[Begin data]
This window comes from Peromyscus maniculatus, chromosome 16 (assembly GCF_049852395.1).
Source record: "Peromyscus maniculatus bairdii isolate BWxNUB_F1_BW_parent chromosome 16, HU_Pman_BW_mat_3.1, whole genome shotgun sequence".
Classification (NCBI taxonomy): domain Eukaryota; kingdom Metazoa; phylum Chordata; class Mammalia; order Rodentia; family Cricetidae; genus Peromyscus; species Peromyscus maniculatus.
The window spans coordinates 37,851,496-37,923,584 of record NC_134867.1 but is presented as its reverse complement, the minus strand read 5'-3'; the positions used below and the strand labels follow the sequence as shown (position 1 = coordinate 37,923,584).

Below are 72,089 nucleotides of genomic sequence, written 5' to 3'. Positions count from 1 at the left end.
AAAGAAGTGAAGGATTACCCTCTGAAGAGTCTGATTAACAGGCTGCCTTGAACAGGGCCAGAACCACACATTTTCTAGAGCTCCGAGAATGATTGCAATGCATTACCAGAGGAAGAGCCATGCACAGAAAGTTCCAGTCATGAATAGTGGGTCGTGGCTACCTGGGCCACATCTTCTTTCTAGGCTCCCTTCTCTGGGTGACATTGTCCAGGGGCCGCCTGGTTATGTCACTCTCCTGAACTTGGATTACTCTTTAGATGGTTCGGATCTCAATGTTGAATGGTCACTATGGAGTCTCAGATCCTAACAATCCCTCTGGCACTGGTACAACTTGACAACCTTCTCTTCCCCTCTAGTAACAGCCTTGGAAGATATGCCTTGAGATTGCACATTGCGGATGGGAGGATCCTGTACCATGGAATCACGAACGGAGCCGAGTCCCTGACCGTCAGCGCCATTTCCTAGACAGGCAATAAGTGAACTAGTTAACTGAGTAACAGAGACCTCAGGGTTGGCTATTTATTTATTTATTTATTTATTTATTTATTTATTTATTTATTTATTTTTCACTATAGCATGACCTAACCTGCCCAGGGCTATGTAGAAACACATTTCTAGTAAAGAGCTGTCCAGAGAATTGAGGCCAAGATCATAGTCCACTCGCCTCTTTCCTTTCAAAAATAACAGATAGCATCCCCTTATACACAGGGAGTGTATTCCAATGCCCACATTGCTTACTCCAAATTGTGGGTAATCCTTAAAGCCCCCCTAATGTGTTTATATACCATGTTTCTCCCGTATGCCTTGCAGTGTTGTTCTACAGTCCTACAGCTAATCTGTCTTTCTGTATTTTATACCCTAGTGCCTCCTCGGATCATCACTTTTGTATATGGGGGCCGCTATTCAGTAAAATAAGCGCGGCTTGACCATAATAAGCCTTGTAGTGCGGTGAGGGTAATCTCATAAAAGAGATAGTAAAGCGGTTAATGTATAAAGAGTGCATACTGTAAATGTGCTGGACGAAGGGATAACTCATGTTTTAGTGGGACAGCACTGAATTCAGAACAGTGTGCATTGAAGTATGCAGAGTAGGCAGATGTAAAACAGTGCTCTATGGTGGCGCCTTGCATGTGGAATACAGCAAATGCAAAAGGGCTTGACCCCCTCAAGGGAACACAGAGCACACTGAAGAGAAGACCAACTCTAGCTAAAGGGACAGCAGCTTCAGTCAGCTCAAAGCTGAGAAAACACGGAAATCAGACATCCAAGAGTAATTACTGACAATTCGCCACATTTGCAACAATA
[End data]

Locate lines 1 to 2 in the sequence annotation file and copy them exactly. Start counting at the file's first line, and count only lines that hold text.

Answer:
This window comes from Peromyscus maniculatus, chromosome 16 (assembly GCF_049852395.1).
Source record: "Peromyscus maniculatus bairdii isolate BWxNUB_F1_BW_parent chromosome 16, HU_Pman_BW_mat_3.1, whole genome shotgun sequence".